Bookings, bets, Mexico misery and Poland’s PM on phone – the finale to Group C

Find us a more dramatic finale to a World Cup group — we dare you.

The last 30 minutes of Group C in Qatar, played simultaneously in two stadiums on Wednesday, will take some beating.

Argentina, despite Lionel Messi having a penalty saved last night and that shock loss to Saudi Arabia in their opening game last Tuesday, brushed aside Poland 2-0 to finish as group winners.

That was serene progress for Messi and his team-mates considering what Poland and Mexico were putting their fans through.

Poland eventually progressed as runners-up on goal difference but only after Saudi Arabia’s late goal to halve a 2-0 deficit against Mexico — until then, qualification for the last 16 was going to be decided on bookings accumulated across the three group games, with points, goals scored and head-to-head record failing to separate the Poles and Mexicans.

For a 25-minute period in the second halves of Poland vs Argentina and Saudi Arabia vs Mexico, Poland were going through because they had been better behaved than Mexico — picking up two fewer bookings. Had Poland received two more cautions against Argentina, it would have made it 7-7 between them and Mexico in the yellow-card stakes.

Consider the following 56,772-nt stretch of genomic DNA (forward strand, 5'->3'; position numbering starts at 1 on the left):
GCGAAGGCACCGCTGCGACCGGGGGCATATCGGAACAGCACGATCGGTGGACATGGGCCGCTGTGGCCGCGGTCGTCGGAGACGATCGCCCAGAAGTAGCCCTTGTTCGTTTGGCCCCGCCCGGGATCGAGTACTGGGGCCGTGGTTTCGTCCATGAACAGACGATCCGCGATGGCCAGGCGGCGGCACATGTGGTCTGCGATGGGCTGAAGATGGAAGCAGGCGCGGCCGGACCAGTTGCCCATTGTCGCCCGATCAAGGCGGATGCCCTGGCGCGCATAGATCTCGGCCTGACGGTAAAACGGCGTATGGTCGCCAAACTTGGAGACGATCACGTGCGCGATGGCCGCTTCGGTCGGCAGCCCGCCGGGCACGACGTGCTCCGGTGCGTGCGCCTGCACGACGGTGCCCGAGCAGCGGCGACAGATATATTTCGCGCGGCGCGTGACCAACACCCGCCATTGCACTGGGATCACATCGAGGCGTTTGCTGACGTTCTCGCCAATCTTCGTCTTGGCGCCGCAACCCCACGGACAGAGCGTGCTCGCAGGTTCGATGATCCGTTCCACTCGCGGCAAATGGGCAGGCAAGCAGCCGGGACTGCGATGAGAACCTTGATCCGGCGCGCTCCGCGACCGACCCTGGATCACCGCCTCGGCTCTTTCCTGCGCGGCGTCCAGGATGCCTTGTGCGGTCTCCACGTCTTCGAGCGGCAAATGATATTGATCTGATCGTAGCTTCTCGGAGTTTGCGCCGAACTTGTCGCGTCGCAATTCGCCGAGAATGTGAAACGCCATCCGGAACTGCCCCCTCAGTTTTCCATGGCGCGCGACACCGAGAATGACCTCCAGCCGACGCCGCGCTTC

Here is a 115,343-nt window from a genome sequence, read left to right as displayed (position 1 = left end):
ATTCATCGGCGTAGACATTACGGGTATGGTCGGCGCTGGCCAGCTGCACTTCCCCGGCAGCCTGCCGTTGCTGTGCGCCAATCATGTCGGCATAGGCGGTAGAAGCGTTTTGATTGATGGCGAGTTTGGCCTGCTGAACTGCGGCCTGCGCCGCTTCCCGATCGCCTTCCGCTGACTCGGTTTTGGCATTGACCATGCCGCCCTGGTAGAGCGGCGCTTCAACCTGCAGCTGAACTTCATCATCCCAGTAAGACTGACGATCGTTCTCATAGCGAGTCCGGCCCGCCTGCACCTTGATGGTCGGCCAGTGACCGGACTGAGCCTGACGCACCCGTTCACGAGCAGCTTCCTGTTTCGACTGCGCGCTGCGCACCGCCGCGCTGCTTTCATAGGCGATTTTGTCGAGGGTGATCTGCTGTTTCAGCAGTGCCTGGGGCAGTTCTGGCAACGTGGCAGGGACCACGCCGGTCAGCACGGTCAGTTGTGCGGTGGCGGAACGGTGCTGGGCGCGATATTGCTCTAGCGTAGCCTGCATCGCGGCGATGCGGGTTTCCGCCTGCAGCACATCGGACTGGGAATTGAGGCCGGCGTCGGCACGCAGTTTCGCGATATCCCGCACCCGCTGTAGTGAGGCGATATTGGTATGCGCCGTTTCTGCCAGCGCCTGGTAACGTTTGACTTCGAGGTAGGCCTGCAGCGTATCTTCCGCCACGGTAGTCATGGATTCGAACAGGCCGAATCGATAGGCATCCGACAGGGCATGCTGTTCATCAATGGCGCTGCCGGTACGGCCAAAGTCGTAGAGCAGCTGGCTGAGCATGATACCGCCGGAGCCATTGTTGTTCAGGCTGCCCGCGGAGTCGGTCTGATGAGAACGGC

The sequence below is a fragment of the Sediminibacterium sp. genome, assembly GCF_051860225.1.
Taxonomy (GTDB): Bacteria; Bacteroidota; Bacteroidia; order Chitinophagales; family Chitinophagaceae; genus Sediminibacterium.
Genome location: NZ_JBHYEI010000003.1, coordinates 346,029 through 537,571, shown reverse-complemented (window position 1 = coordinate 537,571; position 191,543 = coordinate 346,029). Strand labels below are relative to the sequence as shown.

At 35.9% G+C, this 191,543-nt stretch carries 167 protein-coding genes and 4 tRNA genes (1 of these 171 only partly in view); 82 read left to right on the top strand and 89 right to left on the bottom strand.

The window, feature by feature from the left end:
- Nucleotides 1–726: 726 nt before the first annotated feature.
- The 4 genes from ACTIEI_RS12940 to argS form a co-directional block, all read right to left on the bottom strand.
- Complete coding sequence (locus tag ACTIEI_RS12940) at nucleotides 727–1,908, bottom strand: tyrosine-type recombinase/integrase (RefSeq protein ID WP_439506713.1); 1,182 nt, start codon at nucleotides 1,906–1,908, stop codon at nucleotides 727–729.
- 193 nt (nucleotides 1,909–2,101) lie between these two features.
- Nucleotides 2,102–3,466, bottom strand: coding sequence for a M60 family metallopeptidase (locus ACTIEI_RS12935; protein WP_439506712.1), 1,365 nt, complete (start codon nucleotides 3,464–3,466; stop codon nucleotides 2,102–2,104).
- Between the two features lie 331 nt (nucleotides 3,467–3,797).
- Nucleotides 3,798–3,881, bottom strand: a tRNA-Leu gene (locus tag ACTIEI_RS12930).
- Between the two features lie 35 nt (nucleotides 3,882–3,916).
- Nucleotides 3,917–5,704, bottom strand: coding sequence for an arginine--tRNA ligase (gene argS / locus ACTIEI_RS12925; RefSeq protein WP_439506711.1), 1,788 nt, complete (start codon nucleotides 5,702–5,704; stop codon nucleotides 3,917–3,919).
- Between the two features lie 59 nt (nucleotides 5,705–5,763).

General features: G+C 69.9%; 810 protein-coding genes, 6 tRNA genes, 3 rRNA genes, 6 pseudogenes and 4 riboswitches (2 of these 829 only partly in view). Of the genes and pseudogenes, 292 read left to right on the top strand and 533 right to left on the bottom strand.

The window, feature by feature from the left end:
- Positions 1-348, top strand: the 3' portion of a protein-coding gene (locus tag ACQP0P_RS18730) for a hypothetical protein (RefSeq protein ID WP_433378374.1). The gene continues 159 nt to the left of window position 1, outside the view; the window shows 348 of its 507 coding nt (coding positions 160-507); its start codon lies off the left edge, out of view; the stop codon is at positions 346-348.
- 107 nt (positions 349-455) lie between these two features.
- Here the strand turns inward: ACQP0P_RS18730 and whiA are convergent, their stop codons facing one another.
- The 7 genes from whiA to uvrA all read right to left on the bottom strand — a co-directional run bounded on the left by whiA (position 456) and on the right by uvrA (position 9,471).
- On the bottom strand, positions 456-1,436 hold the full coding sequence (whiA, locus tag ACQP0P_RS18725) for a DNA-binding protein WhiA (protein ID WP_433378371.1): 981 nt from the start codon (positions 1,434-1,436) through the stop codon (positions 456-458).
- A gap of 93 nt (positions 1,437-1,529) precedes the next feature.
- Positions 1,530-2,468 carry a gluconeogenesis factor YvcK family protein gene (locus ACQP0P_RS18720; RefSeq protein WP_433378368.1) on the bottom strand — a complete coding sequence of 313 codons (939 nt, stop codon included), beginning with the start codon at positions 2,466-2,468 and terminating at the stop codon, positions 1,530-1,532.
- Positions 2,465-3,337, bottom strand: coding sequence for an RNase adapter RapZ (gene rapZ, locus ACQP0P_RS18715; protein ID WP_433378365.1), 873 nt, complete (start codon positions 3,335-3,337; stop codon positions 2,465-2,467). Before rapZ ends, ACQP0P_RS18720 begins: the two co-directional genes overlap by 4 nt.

Finish level there too, and astonishingly it would have been the drawing of lots that decided who went through in second place. Instead, Mexico fell agonizingly short, failing to reach the World Cup’s round of 16 for the first time in 44 years.

And we’ve not even mentioned Poland goalkeeper Wojciech Szczesny losing a mid-match bet with Messi yet…

Saudi Arabia 1 Mexico 2

An hour before kick-off, Doha’s Lusail Stadium was reverberating.